- BA, Campbell University
- MDiv, Southeastern Baptist Theological Seminary
- PhD, Duke University
- Additional study: Wake Forest University
Barry A. Jones teaches Introduction to the Old Testament, Biblical Hebrew, and courses on the books of Exodus, Jeremiah, and the Psalms. His doctoral dissertation, The Formation of the Book of the Twelve, studied the collection of the Minor Prophets as an example of how Old Testament prophetic books took shape. It was published in the Society of Biblical Literature Dissertation Series. Dr. Jones has written articles and essays on the Minor Prophets, prophetic books, and teaching the Old Testament in the local church. His main research interest is ancient Israel’s response to the Exile and how this informs the mission of the Church in contemporary culture. His recent publications include the article “The One and the Many: A Strategy for Teaching the Twelve Prophets," in the 2009 volume of the journal Perspectives in Religious Studies and the article on the Book of Zephaniah for The New Interpreters Dictionary of the Bible (Volume 5, S-Z, 2009). He is currently researching leadership lessons to be found in the post-exilic prophets. Prior to coming to Campbell in 2000, Dr. Jones was a religion professor at Mars Hill College. His interests include bicycling, reading, and spectator sports. He is frequently an interim pastor, preacher, and guest teacher in churches across North Carolina. He and his wife, Beth, have two children.
Praying with the Psalms
The Psalms have guided the prayers of Christians throughout history. This series examines ways in which the Psalms serve as a resource for deepening the Christian’s prayer life, with attention to connections between the Psalms and the Lord’s Prayer.
The Ten Commandments and the Christian Life
The enduring nature of the Ten Commandments is evidence in headlines and lead stories of the daily newspaper. This teaching series addresses the continuing role of the Ten Commandments in shaping the Christian’s character, ethics and spiritual relationship with God.
A Day of Small Things: Rediscovering the Post-Exilic Prophets in a Post-Christian Age
The contemporary church is facing a sea of social change as the world withholds the privileges the church long enjoyed. What can the contemporary church learn from the prophet’s who guided the Israelites who sought to rebuild their faith and community in the aftermath of national destruction and displacement known as the Babylonian Exile?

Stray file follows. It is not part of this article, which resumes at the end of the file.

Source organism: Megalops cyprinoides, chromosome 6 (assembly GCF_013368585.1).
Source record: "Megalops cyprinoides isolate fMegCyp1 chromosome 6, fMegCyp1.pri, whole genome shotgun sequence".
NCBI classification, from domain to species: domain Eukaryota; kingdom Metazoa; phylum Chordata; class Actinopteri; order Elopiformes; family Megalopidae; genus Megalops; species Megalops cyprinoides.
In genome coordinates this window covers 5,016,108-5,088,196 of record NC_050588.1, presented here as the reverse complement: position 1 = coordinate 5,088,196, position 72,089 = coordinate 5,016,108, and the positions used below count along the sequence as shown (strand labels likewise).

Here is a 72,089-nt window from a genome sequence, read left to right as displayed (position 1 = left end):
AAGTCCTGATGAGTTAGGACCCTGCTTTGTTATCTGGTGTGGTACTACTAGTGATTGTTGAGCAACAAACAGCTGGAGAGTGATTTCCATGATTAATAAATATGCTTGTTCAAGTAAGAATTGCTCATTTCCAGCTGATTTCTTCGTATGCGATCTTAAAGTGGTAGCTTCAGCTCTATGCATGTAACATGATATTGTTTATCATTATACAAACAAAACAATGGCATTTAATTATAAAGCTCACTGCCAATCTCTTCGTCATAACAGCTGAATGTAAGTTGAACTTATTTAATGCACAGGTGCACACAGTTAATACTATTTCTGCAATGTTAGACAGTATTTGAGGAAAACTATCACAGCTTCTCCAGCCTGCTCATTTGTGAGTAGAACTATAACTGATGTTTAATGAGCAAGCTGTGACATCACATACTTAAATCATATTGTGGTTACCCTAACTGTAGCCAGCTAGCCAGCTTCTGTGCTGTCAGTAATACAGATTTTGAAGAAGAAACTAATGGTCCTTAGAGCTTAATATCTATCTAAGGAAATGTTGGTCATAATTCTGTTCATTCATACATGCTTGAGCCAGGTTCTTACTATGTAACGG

Singing the Lord’s Song in a Strange Land: What the Church Can Learn from the Babylonian Exile
The Babylonian Exile presented biblical Israel with both an enormous loss and a catalyst for innovation and change. How does this biblical experience inform the place of the contemporary church in a changing culture?
Bible book studies:
Genesis 1-11, Exodus, Joshua, Job, Psalms, Jeremiah, Jonah, Amos, Haggai, Zechariah, Malachi, Joel
"Barry Jones has been a friend and partner of Westwood Baptist Church for many years, blessing our congregation with his splendid preaching and teaching. Most recently, he led a Winter Bible Study on The Book of Job that touched both the hearts and minds of our people. Dr. Jones has the relaxed presentation style of a story teller that immediately connects and draws in his hearers. Westwood loves him and we will certainly ask him back for future occasions. "
Mike Eddinger, Pastor
Westwood Baptist Church
“Barry Jones has led several significant events for the Cooperative Baptist Fellowship of North Carolina, including ministry workshops and an adult spirituality retreat. He comes across as intelligent, warm and insightful. One workshop participant sought me out to say, "I've been coming to the General Assembly for years and just attended the best workshop ever." It was a Bible study led by Barry Jones.”
Rick Jordan, Church Resources Coordinator Cooperative Baptist Fellowship of North Carolina
To inquire about Dr. Jones's availability, please send an email to: firstname.lastname@example.org. Please indicate the type of event you have in mind along with information about the proposed date, suggested topic, and the intended audience.